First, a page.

When the Bank Says No

Following is a “good news” quote from Bloomberg BusinessWeek Small Business Financing entitled, “An Uptick in Small Business Loans from Big Banks,” posted by Patrick Clark on March 12, 2013:

Biz2Credit, which Bloomberg BusinessWeek profiled in October, calculates its monthly Small Business Lending Index.  The findings: Big banks approved 15.9 percent of the small business loan applications in the index, up from 15.3 percent in January 2013 and 11.7 percent in February 2012. February’s big bank approval rates were the highest since Biz2Credit began compiling the index in January 2011. Small bank approval rates have also ticked up, to 50.3 percent of loans in February, up from 49.9 percent in the previous month and from 47.6 percent in February 2012.

Biz2Credit Chief Executive Officer Rohit Arora pointed to a handful of reasons for higher approval rates: A stable economy over the past 18 months has given banks an historical basis for making loans, and attractive premiums on securities backed by Small Business Administration-guaranteed loans are giving banks greater incentive to work with small businesses.

In 2009, I have worked as the Business Lending Manager for Members Choice Credit Union (Members Choice) in Houston, TX. During a time when small business lending virtually came to a halt in the United States, Members Choice hired me to start up a small business lending department specializing in the U.S. government sponsored SBA loan program. From the vantage point of a small business lender who was still accommodating small business loan requests the last four years, I witnessed time and again small businesses who found they no longer had a source of credit at the bank where they kept their company funds. The combination of an economic recession, with a trend toward larger financial institutions, led many small business owners to seek financing from unconventional means such as credit unions and banks offering the SBA government sponsored loan programs. Having painted such a bleak background for small business financing trends the last few years, the above quoted information is indeed good news for small business owners.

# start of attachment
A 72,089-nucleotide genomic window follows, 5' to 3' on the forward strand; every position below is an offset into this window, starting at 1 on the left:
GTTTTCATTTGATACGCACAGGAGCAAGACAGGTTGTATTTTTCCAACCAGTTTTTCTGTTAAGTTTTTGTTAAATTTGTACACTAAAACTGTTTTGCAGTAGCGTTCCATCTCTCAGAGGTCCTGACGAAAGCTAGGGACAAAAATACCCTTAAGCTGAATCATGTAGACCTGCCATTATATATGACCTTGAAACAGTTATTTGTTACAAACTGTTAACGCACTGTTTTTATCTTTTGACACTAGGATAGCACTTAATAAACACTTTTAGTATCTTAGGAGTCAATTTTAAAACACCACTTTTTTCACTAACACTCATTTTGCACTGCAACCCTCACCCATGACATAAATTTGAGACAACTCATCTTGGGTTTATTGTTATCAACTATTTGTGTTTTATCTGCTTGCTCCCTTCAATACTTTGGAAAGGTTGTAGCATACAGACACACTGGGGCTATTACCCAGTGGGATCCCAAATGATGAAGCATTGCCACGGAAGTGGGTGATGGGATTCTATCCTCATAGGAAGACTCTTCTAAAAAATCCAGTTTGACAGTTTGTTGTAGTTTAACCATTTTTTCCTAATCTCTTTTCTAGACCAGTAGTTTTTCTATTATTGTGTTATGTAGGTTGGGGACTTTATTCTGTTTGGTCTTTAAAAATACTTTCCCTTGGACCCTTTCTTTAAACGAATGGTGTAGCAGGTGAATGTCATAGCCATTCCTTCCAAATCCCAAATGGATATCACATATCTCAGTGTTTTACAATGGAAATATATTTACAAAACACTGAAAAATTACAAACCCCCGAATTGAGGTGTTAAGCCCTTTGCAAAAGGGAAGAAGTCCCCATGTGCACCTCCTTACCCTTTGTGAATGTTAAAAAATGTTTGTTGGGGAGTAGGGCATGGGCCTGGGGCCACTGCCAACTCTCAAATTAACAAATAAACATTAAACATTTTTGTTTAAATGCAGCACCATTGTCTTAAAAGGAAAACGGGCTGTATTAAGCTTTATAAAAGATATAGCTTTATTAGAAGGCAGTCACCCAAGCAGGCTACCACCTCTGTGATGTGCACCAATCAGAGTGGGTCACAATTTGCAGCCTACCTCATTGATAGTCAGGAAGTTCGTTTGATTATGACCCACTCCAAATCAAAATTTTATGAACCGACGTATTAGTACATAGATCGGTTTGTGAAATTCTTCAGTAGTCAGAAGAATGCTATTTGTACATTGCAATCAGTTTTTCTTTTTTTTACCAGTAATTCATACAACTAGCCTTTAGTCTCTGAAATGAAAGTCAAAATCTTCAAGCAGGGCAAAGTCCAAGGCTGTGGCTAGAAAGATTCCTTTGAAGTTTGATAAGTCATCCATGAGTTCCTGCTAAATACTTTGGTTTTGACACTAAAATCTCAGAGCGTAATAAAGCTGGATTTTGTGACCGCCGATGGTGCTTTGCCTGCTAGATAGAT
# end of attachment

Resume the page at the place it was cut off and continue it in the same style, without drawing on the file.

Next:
Seeing banks become more accommodating to small business loan requests, and seeing the economy recover, why would a small business owner still be attracted to an SBA government sponsored loan program? I usually sum up that answer in one phrase saying, “lower down payments, longer repayment terms, and easier qualifying criteria than conventional bank loans.” Cash is a precious commodity to a growing small business.  As the business grows, its needs for capital to support that growth can be funded from within the business itself, if the business has an accommodating credit partner to fund new facilities needed for that growth. The SBA loan program offers a long term loan product which provides permanent working capital injections and financing for long term capital assets such as equipment and real estate. By funding these long term needs with long term debt, the small business owner is assured their financing is in place for 25 years on real estate and for 10 years on non-real estate transactions. Combine that with the lower equity requirement demanded by an SBA lender versus a conventional lender, and the points add up in favor of the small business.